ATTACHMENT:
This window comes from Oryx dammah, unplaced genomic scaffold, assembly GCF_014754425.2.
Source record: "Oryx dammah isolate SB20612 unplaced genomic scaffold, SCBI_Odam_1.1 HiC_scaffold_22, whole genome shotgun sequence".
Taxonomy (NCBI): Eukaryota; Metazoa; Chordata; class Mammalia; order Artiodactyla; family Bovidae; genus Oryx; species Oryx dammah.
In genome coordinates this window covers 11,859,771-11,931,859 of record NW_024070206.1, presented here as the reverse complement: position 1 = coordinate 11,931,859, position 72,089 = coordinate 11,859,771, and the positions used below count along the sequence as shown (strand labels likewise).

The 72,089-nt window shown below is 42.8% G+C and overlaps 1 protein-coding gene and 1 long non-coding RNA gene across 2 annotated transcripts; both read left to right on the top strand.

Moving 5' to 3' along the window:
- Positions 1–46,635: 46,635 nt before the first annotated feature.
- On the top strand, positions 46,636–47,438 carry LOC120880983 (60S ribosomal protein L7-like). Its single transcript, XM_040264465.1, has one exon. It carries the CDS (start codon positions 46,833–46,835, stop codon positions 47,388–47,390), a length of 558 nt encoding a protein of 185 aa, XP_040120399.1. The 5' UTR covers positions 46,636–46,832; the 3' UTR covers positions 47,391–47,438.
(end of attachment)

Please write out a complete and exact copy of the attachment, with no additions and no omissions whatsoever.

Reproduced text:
This window comes from Oryx dammah, unplaced genomic scaffold, assembly GCF_014754425.2.
Source record: "Oryx dammah isolate SB20612 unplaced genomic scaffold, SCBI_Odam_1.1 HiC_scaffold_22, whole genome shotgun sequence".
Taxonomy (NCBI): Eukaryota; Metazoa; Chordata; class Mammalia; order Artiodactyla; family Bovidae; genus Oryx; species Oryx dammah.
In genome coordinates this window covers 11,859,771-11,931,859 of record NW_024070206.1, presented here as the reverse complement: position 1 = coordinate 11,931,859, position 72,089 = coordinate 11,859,771, and the positions used below count along the sequence as shown (strand labels likewise).

The 72,089-nt window shown below is 42.8% G+C and overlaps 1 protein-coding gene and 1 long non-coding RNA gene across 2 annotated transcripts; both read left to right on the top strand.

Moving 5' to 3' along the window:
- Positions 1–46,635: 46,635 nt before the first annotated feature.
- On the top strand, positions 46,636–47,438 carry LOC120880983 (60S ribosomal protein L7-like). Its single transcript, XM_040264465.1, has one exon. It carries the CDS (start codon positions 46,833–46,835, stop codon positions 47,388–47,390), a length of 558 nt encoding a protein of 185 aa, XP_040120399.1. The 5' UTR covers positions 46,636–46,832; the 3' UTR covers positions 47,391–47,438.